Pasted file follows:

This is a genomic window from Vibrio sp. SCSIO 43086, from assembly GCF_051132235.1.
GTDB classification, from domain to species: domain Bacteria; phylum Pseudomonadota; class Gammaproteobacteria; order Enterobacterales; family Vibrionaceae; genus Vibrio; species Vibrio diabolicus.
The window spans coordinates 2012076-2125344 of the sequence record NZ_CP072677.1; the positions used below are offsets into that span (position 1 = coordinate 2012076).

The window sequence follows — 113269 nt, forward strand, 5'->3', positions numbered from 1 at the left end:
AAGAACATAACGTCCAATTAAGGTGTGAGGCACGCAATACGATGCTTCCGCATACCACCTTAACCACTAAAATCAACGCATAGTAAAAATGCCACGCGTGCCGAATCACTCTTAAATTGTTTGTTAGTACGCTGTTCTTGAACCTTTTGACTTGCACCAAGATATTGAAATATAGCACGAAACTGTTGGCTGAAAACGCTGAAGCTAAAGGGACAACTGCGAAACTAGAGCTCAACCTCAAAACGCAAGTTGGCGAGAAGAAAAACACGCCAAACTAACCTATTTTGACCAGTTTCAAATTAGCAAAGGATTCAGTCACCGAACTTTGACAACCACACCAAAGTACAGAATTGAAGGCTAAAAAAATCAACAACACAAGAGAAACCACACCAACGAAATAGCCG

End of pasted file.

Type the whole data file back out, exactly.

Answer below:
This is a genomic window from Vibrio sp. SCSIO 43086, from assembly GCF_051132235.1.
GTDB classification, from domain to species: domain Bacteria; phylum Pseudomonadota; class Gammaproteobacteria; order Enterobacterales; family Vibrionaceae; genus Vibrio; species Vibrio diabolicus.
The window spans coordinates 2012076-2125344 of the sequence record NZ_CP072677.1; the positions used below are offsets into that span (position 1 = coordinate 2012076).

The window sequence follows — 113269 nt, forward strand, 5'->3', positions numbered from 1 at the left end:
AAGAACATAACGTCCAATTAAGGTGTGAGGCACGCAATACGATGCTTCCGCATACCACCTTAACCACTAAAATCAACGCATAGTAAAAATGCCACGCGTGCCGAATCACTCTTAAATTGTTTGTTAGTACGCTGTTCTTGAACCTTTTGACTTGCACCAAGATATTGAAATATAGCACGAAACTGTTGGCTGAAAACGCTGAAGCTAAAGGGACAACTGCGAAACTAGAGCTCAACCTCAAAACGCAAGTTGGCGAGAAGAAAAACACGCCAAACTAACCTATTTTGACCAGTTTCAAATTAGCAAAGGATTCAGTCACCGAACTTTGACAACCACACCAAAGTACAGAATTGAAGGCTAAAAAAATCAACAACACAAGAGAAACCACACCAACGAAATAGCCG